“My downstairs neighbor was found dead from it,” Russell said. “And I imagine I probably got it from him, you know, touching the doorknob from the building. This was about a week into my symptoms and I was starting to take a dive and I still remember hearing my neighbor’s brother screaming when he discovered him. And the paramedics showed up. And just to show how surreal this was, they showed up and declared him dead and then had to leave his body in the apartment for the rest of the day because they didn’t have time to take bodies to the morgue.
“It was so bad in New York, they had to go to other emergencies to try to save lives. I’ll never forget at 11 o’clock at night just staring out the window because you couldn’t do anything else. And just seeing a rental truck. The city didn’t have enough vans for the morgue so a Hertz rental truck pulled up in front of my building to take his body away. It was something that I’ll never forget. And hopefully, no one in Parker County has to see what I saw.”
Russell said New York has learned lessons that he hopes will save lives in Parker County.
One warning he gave was about the lower death rates as compared to the outbreak in New York.
“Supposedly you have it for two weeks before you feel symptoms,” Russell said. “So you’re spreading this thing to people for two weeks. After two weeks, you have about a week to two weeks of going through all the symptoms before it gets bad enough where you need to go to a hospital. And then when you get to the hospital, it takes about another month before it actually kills you.
“So, the fact that Parker County only has one death at this moment — I hope that’s not a false sense of security for people because it is about a month process from the time that somebody goes down to this thing before it gets to the point where they need to remove the ventilator.”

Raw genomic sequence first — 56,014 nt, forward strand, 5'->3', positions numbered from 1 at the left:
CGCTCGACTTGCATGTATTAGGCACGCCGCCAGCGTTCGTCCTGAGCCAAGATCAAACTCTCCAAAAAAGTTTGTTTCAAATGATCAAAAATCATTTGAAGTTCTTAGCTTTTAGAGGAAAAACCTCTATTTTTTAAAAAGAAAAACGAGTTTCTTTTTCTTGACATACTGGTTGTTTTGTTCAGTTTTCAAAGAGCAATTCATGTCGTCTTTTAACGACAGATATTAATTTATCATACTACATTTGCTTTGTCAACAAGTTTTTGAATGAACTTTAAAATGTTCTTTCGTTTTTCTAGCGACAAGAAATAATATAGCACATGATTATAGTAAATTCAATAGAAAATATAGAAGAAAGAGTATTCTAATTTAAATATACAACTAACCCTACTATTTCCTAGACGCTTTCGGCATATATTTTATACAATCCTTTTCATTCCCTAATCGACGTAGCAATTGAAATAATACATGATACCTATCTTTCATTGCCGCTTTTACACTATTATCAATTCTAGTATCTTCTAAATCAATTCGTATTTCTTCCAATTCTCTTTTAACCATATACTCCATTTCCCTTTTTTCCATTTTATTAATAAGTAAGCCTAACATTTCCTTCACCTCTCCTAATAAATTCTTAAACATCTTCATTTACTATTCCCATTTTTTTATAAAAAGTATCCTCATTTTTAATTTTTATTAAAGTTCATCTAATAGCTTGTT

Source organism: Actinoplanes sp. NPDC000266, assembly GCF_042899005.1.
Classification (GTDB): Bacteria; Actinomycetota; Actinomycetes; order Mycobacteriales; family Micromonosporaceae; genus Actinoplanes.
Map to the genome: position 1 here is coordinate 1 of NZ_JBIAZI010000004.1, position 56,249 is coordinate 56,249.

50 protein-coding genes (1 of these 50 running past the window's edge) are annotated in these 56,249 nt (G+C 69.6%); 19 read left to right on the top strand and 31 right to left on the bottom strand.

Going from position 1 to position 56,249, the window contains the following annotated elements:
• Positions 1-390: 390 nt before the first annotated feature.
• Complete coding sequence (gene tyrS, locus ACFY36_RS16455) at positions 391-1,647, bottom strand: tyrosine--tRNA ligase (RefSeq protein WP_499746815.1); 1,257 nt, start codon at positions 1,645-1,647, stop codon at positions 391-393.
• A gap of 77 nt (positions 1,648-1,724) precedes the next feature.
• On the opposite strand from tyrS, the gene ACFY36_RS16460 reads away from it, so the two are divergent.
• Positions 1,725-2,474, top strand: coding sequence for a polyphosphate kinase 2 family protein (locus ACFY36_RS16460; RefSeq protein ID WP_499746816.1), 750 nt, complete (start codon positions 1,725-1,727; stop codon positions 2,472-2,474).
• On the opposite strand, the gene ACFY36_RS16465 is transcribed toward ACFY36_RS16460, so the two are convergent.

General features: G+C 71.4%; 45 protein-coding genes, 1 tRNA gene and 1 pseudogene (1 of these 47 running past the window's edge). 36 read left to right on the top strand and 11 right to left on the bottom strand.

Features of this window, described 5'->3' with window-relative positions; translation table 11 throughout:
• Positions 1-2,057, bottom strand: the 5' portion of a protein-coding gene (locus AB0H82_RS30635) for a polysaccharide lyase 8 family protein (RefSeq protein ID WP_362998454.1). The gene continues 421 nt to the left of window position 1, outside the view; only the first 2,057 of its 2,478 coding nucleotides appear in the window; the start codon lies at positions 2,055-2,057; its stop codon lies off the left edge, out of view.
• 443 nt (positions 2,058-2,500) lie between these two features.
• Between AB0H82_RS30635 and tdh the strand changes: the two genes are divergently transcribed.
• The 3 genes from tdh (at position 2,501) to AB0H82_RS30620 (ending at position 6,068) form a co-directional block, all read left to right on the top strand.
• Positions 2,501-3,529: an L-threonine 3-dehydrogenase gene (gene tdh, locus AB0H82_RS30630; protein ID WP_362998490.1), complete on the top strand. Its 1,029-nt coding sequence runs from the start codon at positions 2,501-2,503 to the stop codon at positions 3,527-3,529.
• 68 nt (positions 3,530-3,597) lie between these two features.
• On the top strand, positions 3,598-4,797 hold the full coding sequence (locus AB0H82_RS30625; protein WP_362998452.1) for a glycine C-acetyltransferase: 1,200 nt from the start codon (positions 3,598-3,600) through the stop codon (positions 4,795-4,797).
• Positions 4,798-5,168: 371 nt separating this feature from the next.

In one experience that mirrors some other cases, Russell said that two days after his symptoms started on March 31, he did not feel sick.
“That second day, I assumed that I just had a cold because I felt fine,” Russell said. “There’s actually a photo of me walking around the street on day two with COVID-19 jumping up and down because I’m fine. And then, 24 hours later, I couldn’t get out of bed. It took about 16 days from the time that I started to feel bad until the time when I was convinced that I was recovering and not getting worse.
“I fully understood how this can kill so many people because as a healthy 40-year-old, it knocked me down for 14 days, and you’re just exhausted — you haven’t eaten for four or five days, and you’re exhausted all the time. Apart from anything else — apart from the respiratory problems and breathing and all that, it just wears you down.”
Russell said the only lingering effect of the illness to his knowledge is that he gets styes in his eyes.
“I’d never gotten these, and in the past month and a half since I recovered I’ve had four of them.”
He also pointed out that within a two-mile radius of his home, 134 people have died of COVID-19.